Bill Norris was born on September 20, 1926, in Port Jervis, New York. He enlisted in the U.S. Army Reserve on January 11, 1944, and went on active duty in the U.S. Army Air Forces on February 23, 1945, serving as a flight engineer until going into the Air Force Reserve on December 3, 1946. Cpl Norris remained in the reserves until going back on active duty in the Aviation Cadet Program of the U.S. Air Force on February 20, 1948, earning his commission as a 2d Lt and his pilot wings at Williams AFB, Arizona, on February 25, 1949. Lt Norris next flew F-84 Thunderjets with the 20th Fighter Group at Shaw AFB, South Carolina, from 1949 to March 1951, when he deployed to Japan flying F-80 Shooting Stars from March to April 1951. He then flew F-51 Mustangs in combat in Korea from April to October 1951 with the 39th Fighter-Interceptor Squadron of the 18th Fighter-Bomber Wing. Capt Norris then completed All-Weather Interceptor School and served with the 54th Fighter-Interceptor Squadron at Ellsworth AFB, South Dakota, from March 1952 to January 1959, followed by service with the 449th Fighter-Interceptor Squadron and the 11th Air Division at Ladd AFB, Alaska, from January 1959 to September 1960. His next assignment was on the staff of the 3750th Air Base Group at Sheppard AFB, Texas, from September 1960 to September 1960. Maj Norris attended Air Command and Staff College at Maxwell AFB, Alabama, from September 1961 to June 1962, and then served on the staff of Headquarters Air Defense Command at Ent AFB, Colorado, from July 1962 to June 1965. He next served on the staff of the 4756th Air Defense Wing and then as Commander of the 4757th Air Defense Squadron at Tyndall AFB, Florida, from June 1965 to November 1966, followed by service as Chief of the Operations Branch for the 355th Tactical Fighter Wing at Takhli Royal Thai AFB, Thailand, from November 1966 to January 1967. Col Norris served as Operations Officer and then Commander of the 333rd Tactical Fighter Squadron at Takhli from January to August 1967, and then served as Assistant Executive Officer to the Chief of the National Guard Bureau at the Pentagon from October 1967 to August 1968. His next assignment was as Deputy Director and then Director of Operational Inspection with Headquarters Aerospace Defense Command at Ent AFB from August 1968 to August 1970, followed by Air War College at Maxwell AFB from August 1970 to May 1971. Col Norris served as Vice Commander and then Commander of the 50th Tactical Fighter Wing at Hahn AB, West Germany, from July 1971 to February 1973, and then served as Commander of the 20th Tactical Fighter Wing at RAF Upper Heyford, England, from February to November 1973. Gen Norris next served as Deputy Chief of Staff for Plans with Headquarters U.S. Air Forces in Europe (USAFE) at Ramstein AB, West Germany, from November 1973 to July 1974, followed by service as Inspector General of USAFE from July 1974 to August 1975. His next assignment was as Commander of Headquarters Command at Bolling AFB, Washington, D.C., from August 1975 to June 1976, and then as Commander of the 76th Airlift Division at Andrews AFB, Maryland, from June 1976 to July 1977. His final assignment was as Commander of 3rd Air Force at RAF Mildenhall, England, from August 1977 until his retirement from the Air Force on July 1, 1980.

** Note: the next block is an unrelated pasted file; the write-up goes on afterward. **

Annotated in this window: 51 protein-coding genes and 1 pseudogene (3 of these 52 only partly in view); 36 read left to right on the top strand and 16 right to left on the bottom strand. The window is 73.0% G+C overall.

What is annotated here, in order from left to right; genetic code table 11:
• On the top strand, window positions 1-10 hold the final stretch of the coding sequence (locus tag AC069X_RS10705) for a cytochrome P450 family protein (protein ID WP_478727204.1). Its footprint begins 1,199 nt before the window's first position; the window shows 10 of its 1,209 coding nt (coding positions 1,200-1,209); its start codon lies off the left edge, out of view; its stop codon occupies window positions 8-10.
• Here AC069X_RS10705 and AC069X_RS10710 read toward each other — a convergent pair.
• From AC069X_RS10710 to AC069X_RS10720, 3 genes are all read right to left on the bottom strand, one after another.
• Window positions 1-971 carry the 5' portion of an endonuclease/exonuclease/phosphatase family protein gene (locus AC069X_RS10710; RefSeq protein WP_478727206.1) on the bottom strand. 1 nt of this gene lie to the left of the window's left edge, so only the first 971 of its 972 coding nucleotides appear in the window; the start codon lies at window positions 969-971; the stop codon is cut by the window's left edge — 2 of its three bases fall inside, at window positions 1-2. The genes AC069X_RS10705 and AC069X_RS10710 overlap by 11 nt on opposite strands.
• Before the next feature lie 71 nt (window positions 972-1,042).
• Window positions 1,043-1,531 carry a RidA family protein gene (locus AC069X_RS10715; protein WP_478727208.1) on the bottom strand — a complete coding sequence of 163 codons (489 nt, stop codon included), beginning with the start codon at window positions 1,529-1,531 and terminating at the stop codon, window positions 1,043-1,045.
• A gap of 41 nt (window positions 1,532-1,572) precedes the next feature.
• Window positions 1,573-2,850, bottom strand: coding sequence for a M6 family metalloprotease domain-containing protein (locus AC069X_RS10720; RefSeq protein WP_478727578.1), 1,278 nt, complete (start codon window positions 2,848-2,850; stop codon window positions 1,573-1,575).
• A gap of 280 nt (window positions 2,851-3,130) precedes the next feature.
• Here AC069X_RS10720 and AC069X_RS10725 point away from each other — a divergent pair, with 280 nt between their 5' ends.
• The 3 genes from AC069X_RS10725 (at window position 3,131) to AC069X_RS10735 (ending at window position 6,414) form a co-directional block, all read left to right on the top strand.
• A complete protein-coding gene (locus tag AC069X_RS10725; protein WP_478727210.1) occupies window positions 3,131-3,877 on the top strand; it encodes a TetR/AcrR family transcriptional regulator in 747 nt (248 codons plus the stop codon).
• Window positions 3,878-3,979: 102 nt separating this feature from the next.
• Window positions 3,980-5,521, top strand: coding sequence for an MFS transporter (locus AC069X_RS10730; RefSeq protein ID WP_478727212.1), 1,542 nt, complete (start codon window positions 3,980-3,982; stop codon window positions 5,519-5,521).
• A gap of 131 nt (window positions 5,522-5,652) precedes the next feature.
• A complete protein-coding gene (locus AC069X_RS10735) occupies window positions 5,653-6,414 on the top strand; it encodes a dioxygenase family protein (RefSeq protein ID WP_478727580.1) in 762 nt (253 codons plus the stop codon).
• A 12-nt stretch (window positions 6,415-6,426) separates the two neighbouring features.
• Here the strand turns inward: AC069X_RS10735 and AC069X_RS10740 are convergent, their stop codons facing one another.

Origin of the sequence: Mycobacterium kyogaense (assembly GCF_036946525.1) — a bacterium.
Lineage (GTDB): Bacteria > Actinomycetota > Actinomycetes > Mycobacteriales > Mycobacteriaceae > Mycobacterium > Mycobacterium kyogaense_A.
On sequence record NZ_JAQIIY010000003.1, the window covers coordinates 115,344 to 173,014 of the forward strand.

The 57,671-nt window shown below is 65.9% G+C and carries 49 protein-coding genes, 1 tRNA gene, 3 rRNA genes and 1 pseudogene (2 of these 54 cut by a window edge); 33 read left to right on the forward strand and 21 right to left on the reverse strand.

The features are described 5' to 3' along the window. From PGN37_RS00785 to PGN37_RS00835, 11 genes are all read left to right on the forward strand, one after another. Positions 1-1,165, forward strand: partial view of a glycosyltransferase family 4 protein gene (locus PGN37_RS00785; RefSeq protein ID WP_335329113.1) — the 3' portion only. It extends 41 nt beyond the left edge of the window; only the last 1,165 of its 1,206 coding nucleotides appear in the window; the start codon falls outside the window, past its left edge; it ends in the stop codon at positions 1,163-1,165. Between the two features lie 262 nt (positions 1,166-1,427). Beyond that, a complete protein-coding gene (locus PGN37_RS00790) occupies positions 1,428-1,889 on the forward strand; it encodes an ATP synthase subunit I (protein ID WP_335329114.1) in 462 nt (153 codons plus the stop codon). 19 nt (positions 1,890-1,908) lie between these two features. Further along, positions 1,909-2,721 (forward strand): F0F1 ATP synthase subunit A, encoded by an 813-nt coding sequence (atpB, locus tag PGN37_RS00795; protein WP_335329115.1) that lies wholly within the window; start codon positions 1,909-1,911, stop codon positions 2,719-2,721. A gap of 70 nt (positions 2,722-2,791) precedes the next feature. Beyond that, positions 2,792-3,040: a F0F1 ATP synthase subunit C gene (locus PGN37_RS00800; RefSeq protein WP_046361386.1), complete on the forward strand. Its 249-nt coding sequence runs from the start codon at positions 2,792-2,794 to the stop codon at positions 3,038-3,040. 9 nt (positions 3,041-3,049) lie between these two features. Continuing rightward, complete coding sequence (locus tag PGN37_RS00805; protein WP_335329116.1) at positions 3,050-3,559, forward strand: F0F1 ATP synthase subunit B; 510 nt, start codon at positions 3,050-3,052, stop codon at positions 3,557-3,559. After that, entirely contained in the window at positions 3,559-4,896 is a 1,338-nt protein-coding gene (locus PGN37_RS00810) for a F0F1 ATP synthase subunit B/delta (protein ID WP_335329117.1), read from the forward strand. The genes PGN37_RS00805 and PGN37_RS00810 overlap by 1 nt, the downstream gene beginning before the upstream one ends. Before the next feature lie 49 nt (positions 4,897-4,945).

His Air Force Cross Citation reads:
Lieutenant Colonel William C. Norris distinguished himself by extraordinary heroism in connection with military operations against an opposing armed force over North Vietnam on 12 August 1967. On that date, Colonel Norris led a strike force of twenty F-105 aircraft against a key installation in the North Vietnamese supply line. Skillfully evading surface-to-air missile launches he positioned his force for the bomb run. Four MIG 17's engaged his flight from the rear. Colonel Norris turned toward the MIG's, drew them away from his attack force, eluded them, and returned to successfully attack the target. Through his extraordinary heroism, superb airmanship, and aggressiveness, Colonel Norris reflected the highest credit upon himself and the United States Air Force.